Dash to Financial Success in 2020
Wednesday, December 18, 2019 9:00 AM
2019 was “The Year of the Dashboard” for many BSM clients who had not previously prioritized tracking internal metrics. When used properly, dashboards are a valuable tool practices can use to monitor internal key performance indicators (KPIs) such as conversion rates, expense ratios, and sales metrics. By using tailored monthly financial and efficiency dashboards, a large portion of our clients are now managing their businesses with a degree of ease and vigor never previously enjoyed.
While every dashboard developed for clients is customized, many share similar data points. Common metrics include:
- Charges, adjustments, collections, and the net collection ratio by provider;
- Provider hours available, hours utilized, utilization ratio, and hourly revenue rate;
- Overhead, including key overhead expenses that must be closely monitored (e.g., cost of goods sold);
- Staffing levels; and
- Net collections per full-time employee.
How Dashboards Can Help
The catalysts for dashboard creation are varied, but as I reflect on 2019, most new dashboards created fell into four categories of need. If one of the action items listed below is a target you’re aiming for in 2020, consider how dashboards can help you hit the mark.
Record, analyze, and report key efficiency and performance metrics. The answers to most operational dilemmas can often be found in data that can be tracked and compared year-over-year. Using solid data analysis as a starting point for presenting recommendations to an owner empowers managers and establishes a professional, respectful dyad relationship with the owner to successfully guide practice success.
Track and manage new business opportunities in real time. These opportunities can include, but aren’t limited to, scaling up to meet growing demand for services, mergers or acquisitions, and a service line expansion that requires a capital equipment purchase. Dashboards allow practices to track and manage key metrics related to these opportunities and effectively adjust in real time.
Evaluate new practice location considerations. As BSM analysts Lisa Marchegger and Nolan Umana counsel, “Compiling the projected financing, construction, equipment purchases, staffing, and operating expense of a new location in one place allows owners to forecast the expected revenue, overhead, financial implications, and impact of a project.” Such forecasting requires the creation of a financial pro forma to understand the financial implications of various business models or needed revenue streams to support the new location. Often, this forecasting leads to subsequent dashboard creation to monitor and manage projected revenues and expenses for the new location.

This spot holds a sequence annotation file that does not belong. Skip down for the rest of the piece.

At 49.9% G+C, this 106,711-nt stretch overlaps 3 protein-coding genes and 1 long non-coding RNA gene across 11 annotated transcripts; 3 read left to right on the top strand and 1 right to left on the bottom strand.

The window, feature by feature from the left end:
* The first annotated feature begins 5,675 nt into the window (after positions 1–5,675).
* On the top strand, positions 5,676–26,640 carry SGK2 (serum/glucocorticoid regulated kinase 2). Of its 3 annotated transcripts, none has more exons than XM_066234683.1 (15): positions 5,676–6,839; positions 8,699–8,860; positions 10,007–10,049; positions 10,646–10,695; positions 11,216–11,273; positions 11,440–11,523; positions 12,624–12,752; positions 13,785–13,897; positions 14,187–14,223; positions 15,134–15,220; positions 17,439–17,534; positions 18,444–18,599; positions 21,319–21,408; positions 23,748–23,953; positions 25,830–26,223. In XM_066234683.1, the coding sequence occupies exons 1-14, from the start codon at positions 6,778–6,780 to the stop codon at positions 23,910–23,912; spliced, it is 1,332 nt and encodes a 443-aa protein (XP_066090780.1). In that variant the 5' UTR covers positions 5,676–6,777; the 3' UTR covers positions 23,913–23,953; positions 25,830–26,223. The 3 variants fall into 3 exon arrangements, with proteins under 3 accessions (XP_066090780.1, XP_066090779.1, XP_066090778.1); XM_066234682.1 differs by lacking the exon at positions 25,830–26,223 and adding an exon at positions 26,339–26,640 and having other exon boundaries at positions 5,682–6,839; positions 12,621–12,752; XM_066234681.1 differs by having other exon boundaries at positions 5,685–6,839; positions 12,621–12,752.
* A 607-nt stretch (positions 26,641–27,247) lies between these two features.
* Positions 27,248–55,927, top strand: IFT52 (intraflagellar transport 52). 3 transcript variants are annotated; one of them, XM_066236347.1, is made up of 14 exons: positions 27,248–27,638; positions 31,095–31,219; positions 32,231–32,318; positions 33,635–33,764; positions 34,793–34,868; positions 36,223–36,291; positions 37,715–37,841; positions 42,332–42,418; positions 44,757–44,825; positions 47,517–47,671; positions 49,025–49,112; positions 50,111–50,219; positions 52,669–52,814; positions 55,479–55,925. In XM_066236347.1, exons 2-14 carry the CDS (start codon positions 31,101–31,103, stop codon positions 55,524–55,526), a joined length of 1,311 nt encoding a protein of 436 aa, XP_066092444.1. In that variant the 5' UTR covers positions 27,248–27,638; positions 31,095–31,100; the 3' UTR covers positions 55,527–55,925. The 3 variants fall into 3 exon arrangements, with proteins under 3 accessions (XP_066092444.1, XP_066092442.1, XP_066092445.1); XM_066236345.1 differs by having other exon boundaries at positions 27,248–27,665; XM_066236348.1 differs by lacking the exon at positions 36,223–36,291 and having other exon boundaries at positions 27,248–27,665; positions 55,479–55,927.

Track new provider contributions. When hiring and onboarding a new provider, tracking the provider’s revenue, resource utilization, and associated overhead costs is mission central. To paint an accurate picture, effective tracking includes hours worked, hours booked, revenue collected, consultations and acceptance rates, and “days out” for the provider. A monthly dashboard can track these items, and as such, serve as a navigation, coaching, and mentoring tool. It’s objective nature neatly removes the angst that can otherwise accompany productivity conversations, so the focus can remain on meeting goals.
Adjusting for the Future
By providing a snapshot of key metrics, dashboards make reviewing pertinent data fast and easy. This allows practices to manage through problems by making real-time adjustments as well as the ability to seize opportunities with alacrity. Even more importantly, since dashboards serve the dual purpose of tracking internal data month-over-month and year-over-year, analysis is intuitive, with trends more easily and quickly identifiable. Ultimately, being able to simply view this data will allow practices to plan and approach 2020 with clarity.